S. cerevisiae strains were grown in standard medium, including either yeast extract/peptone/dextrose or complete supplement mixture medium (U.S. Biological Corp.) lacking specific amino acids to select for plasmid markers and/or Thr+ revertants. E. coli strains used for the propagation of plasmids were grown in LB medium containing 100 μg/ml of ampicillin to select for plasmids. All S. cerevisiae strains used for genetic tests were isogenic derivatives of the same parental S288C strain (46). The strain used for the complementation studies was RDKY4234 (MATα ura3–52 leu2Δ1 trp1Δ63 his3Δ200 hom3–10 lys2::InsE-A10 msh3Δ::hisG msh6Δ::hisG). Plasmid pRDK439 was from our laboratory collection and was constructed by cloning a 6-kb fragment of S. cerevisiae genomic DNA containing MSH6 into the ARS CEN vector pRS315. The dual Msh2-Msh6 E. coli expression plasmid pET11a-Msh2-Msh6 was from Dr. Manju Hingorani (47). Derivatives of pRDK439 and pET11a-Msh2-Msh6 containing the indicated MSH6 alleles were made by site-directed mutagenesis and verified by sequencing the complete MSH6 gene (Table 1). The msh6 truncation alleles 1125stop, 1135stop, 1152stop, 1172stop, 1182stop, 1191stop, 1201stop, 1211stop, 1221stop, and 1241stop were engineered by inserting two stop codons at the indicated positions. The msh6 truncation alleles 1231stop and 1236stop were engineered by deleting codons 1231–1242 and 1236–1242, respectively. All of the genetic methods used in the described studies, including those used for site-directed mutagenesis, verification by DNA sequencing, and evaluation of mutator phenotypes by patch tests and fluctuation analysis, were as described previously (15, 35, 48, 49).
Wild-type and mutant Msh2-Msh6 complexes were purified from E. coli as described (24, 47, 49, 50). Wild-type Msh2-Msh6 and Msh2-Msh6 L1129C/S1137C were purified in buffer A (25 mm Tris, pH 8.0, 314 mm NaCl, 1 mm EDTA, 10% glycerol, 5 mm DTT, 0.02% Igepal, 1 mm phenylmethylsulfonyl fluoride (PMSF), 1 mm benzamidine, 0.5 mg/liter of bestatin, and 1 mg/liter each of chymostatin, pepstatin A, aprotinin, and leupeptin). Reduced wild-type Msh2-Msh6 and reduced Msh2-Msh6 L1129C/S1137C were maintained in buffer A. Wild-type Msh2-Msh6 and Msh2-Msh6 L1129C/S1137C were oxidized by overnight dialysis at 4 °C against buffer A lacking DTT. ATP-supplemented oxidized Msh2-Msh6 L1129C/S1137C was generated by overnight dialysis at 4 °C against buffer A lacking DTT and containing 100 μm ATP in the absence of Mg2+. Mlh1-Pms1 was purified from S. cerevisiae as described (24, 41). LacI protein was generously provided by Kathleen Matthews (Rice University).
To determine which region of Msh6 was undergoing the ATPγS-induced conformational change, ~300 ng each of full-length Msh6 and the 90-, 80-, and 75-kDa Msh6 tryptic fragments were separated by SDS-PAGE on a 4–15% gradient gel. After staining and destaining, the gel was incubated in water overnight, and the bands of interest were each excised from the gel with a clean razor blade. In gel slice reduction, alkylation, and trypsin digestion was performed by the Proteomics Mass Spectrometry Laboratory at the Scripps Research Institute, La Jolla, CA. Briefly, the proteins were reduced in 10 mm DTT (Sigma) for 1 h, then alkylated with 55 mm iodoacetamide (Sigma) for 30 min in the dark, and finally digested for 18 h with trypsin at 37 °C using a 1:30 (w/w) enzyme to substrate ratio. The digestion reaction was stopped by lowering the pH of the reaction to 2.0. Tryptic peptides were analyzed by reverse phase chromatography using Zorbax SB-C18 stationary phase (Agilent). The data-dependent MS/MS data were obtained on a LTQ linear ion trap mass spectrometer (Thermo Scientific). Protein identification was performed using Mascot (Matrix Science, version 2.1.04). Tandem mass spectra were extracted by the Xcalibur software, and all MS/MS samples were analyzed using Mascot. Scaffold (Proteome Software Inc.) was used to additionally validate MS/MS-based peptide and protein identifications.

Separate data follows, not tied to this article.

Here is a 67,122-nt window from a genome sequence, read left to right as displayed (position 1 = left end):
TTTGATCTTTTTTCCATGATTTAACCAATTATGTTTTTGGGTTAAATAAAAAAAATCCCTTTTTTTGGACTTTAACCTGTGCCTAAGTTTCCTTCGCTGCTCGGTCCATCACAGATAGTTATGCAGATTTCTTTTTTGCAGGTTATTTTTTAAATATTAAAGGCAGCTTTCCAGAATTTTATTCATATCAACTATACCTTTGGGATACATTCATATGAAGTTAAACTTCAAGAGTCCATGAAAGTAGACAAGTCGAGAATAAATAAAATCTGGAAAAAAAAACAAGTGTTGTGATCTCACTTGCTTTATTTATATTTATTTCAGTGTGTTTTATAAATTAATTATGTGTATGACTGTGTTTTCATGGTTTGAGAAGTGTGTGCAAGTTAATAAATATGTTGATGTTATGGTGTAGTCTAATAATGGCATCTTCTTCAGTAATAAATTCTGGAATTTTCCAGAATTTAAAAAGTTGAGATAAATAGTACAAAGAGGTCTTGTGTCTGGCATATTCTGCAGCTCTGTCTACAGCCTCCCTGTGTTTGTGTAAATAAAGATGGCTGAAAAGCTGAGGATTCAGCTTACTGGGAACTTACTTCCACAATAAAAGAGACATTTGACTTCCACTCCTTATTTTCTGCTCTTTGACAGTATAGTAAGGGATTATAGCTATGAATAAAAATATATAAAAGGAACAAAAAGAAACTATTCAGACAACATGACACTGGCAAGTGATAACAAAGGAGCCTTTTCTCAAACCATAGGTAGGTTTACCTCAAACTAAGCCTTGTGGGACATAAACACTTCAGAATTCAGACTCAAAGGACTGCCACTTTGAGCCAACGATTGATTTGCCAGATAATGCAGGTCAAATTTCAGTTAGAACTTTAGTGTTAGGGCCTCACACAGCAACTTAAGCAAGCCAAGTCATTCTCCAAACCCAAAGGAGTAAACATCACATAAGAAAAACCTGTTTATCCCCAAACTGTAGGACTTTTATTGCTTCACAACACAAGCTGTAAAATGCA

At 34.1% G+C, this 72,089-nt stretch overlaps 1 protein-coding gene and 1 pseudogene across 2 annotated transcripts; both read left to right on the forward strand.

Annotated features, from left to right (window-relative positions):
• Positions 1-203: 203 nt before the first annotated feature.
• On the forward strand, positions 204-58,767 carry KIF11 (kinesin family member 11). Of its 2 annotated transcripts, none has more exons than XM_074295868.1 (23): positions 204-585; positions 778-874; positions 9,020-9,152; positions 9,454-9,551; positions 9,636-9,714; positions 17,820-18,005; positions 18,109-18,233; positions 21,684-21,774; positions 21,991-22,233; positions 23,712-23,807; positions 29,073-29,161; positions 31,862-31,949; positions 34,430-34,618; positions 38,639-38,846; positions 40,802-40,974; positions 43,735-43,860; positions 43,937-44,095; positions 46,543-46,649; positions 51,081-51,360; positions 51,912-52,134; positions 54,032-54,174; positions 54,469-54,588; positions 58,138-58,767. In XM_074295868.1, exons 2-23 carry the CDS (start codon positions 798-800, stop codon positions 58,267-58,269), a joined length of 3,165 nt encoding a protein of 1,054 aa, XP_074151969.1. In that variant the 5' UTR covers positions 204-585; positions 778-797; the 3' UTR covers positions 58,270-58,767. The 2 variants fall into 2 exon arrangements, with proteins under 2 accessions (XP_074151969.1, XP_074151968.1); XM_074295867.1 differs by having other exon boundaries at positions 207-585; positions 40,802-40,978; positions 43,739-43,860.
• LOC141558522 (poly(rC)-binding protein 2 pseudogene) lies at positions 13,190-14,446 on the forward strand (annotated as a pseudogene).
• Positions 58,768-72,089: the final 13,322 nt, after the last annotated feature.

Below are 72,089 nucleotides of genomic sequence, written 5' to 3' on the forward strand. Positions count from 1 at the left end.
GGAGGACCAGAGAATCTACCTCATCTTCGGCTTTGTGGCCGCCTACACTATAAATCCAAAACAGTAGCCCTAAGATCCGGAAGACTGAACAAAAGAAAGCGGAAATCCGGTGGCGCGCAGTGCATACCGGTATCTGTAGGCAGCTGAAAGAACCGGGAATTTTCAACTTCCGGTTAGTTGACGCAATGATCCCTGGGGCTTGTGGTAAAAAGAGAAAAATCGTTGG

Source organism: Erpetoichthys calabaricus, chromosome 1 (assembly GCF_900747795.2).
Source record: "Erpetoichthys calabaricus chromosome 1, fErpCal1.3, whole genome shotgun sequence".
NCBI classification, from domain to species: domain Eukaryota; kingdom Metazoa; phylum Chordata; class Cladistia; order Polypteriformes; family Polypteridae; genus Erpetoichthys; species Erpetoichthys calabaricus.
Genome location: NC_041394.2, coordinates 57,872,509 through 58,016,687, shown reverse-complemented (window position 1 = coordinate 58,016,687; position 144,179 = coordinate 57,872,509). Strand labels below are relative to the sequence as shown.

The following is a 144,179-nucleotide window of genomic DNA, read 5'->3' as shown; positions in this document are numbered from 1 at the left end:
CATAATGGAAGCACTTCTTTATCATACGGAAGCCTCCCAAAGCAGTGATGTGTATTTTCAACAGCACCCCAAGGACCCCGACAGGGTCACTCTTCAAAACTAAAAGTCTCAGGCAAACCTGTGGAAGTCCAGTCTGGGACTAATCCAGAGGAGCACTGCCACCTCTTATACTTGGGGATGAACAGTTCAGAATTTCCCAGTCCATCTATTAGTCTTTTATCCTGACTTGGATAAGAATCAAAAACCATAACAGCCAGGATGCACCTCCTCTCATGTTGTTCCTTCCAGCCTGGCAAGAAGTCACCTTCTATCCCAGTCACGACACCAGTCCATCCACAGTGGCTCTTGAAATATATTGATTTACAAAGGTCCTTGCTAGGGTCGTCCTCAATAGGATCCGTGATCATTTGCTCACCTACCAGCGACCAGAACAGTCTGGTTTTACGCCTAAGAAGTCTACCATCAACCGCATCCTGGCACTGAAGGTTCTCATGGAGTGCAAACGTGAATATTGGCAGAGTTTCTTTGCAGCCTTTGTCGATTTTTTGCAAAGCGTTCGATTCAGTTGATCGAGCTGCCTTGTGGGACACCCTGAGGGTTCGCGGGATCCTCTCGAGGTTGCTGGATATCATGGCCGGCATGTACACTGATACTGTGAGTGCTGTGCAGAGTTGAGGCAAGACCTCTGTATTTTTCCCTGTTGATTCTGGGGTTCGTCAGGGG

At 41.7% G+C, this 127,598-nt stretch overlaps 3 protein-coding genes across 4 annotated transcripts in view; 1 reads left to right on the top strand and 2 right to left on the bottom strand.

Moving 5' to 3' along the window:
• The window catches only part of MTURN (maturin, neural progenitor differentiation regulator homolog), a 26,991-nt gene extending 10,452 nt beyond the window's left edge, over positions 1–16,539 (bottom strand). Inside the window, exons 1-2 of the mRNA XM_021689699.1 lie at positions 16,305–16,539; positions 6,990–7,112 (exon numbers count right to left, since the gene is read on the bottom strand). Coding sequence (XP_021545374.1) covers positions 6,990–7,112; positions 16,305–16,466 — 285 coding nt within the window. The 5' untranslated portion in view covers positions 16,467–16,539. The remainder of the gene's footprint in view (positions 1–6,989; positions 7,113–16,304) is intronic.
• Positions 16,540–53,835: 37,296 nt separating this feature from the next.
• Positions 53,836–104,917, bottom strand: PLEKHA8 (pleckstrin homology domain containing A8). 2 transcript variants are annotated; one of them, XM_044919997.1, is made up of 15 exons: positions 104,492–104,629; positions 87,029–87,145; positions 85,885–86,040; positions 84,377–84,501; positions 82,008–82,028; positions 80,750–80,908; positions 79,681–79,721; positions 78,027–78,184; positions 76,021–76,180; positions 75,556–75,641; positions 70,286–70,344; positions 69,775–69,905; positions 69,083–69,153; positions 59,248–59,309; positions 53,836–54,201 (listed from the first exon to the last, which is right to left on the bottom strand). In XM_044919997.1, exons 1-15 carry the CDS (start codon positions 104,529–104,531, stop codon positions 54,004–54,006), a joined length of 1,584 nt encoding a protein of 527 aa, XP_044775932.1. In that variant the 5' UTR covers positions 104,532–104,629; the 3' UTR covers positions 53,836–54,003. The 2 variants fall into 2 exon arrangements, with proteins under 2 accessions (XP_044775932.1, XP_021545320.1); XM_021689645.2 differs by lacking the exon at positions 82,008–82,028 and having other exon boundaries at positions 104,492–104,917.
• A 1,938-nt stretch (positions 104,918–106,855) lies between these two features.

To demonstrate the presence of the disulfide bond, 20 μg of oxidized and reduced Msh2-Msh6 L1129C/S1137C were each treated with 2% iodoethanol (Sigma) for 1 h at 37 °C in the dark. The protein was then precipitated by addition of a mixture of 50% ethanol, 50% acetone containing 0.1% acetic acid for 1 h on ice. Then the proteins were denatured with 8 m urea, reduced with 10 mm DTT for 10 min at 42 °C, alkylated with 30 mm iodoacetamide (Sigma) for 30 min at room temperature in the dark, digested with 0.2 μg of sequencing grade trypsin (Promega) at 37 °C overnight, and the digestion reaction was stopped with 0.2% trifluoroacetic acid. Peptide cleanup was then performed using a 50-mg Sep-Pak C18 column (Waters) that had been equilibrated with 0.1% acetic acid. Bound peptides were eluted from the column with 300 μl of 80% acetonitrile, 0.1% acetic acid; the eluate was lyophilized; and the resulting peptides were resuspended in 0.1% trifluoroacetic acid. The samples were then analyzed by LC-MS/MS using an LTQ Orbitrap Discovery XL mass spectrometer (Thermo Scientific). Data dependent MS/MS data collected were searched using SorcererTM-SEQUEST (51) with a semi-tryptic modified database designed for the mutant Msh6. Variable modifications for cysteine were applied for carbamidomethyl (+57 Da) and 2-hydroxyethyl (+44 Da) with a peptide mass tolerance of 20 ppm. MS/MS peptide modification and protein identification were additionally validated by manual inspection.